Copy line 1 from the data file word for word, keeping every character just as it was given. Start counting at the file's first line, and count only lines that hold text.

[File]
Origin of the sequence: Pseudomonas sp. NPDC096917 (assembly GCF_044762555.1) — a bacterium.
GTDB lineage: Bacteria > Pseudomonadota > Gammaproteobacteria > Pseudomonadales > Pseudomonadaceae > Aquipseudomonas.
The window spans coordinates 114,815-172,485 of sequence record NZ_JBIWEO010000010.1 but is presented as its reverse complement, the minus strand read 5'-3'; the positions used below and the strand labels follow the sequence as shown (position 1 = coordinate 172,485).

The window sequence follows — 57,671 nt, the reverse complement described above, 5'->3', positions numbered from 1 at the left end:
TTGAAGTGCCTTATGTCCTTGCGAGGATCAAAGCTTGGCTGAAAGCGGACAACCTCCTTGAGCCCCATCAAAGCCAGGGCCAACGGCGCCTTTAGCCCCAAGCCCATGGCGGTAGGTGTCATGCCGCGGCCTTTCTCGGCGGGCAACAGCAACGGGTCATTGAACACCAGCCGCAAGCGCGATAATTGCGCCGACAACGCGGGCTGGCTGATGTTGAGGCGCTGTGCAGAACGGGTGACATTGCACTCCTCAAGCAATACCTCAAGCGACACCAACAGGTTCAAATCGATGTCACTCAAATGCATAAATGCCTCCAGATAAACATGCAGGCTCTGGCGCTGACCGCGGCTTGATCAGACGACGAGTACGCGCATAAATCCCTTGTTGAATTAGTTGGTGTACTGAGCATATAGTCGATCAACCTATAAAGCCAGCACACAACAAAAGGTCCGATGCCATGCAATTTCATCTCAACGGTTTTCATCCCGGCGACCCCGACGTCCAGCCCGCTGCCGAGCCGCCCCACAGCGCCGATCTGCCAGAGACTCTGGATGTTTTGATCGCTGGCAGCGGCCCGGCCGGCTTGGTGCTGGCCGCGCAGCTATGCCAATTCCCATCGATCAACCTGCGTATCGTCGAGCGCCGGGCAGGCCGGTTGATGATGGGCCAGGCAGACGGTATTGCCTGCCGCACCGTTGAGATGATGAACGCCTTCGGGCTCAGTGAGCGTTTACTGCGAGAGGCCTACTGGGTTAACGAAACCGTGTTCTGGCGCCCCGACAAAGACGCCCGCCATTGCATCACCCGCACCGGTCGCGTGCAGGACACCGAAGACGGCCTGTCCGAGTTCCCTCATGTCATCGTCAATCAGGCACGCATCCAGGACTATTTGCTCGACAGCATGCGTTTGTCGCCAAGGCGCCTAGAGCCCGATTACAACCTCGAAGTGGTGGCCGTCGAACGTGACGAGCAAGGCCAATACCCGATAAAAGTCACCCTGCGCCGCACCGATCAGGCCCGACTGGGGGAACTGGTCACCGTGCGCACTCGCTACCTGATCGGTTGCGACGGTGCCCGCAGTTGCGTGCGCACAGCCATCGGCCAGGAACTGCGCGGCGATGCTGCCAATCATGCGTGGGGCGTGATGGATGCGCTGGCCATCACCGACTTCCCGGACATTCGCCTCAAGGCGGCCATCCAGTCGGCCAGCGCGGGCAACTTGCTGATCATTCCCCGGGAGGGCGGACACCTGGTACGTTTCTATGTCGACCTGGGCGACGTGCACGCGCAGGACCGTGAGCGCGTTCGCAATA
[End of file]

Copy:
Origin of the sequence: Pseudomonas sp. NPDC096917 (assembly GCF_044762555.1) — a bacterium.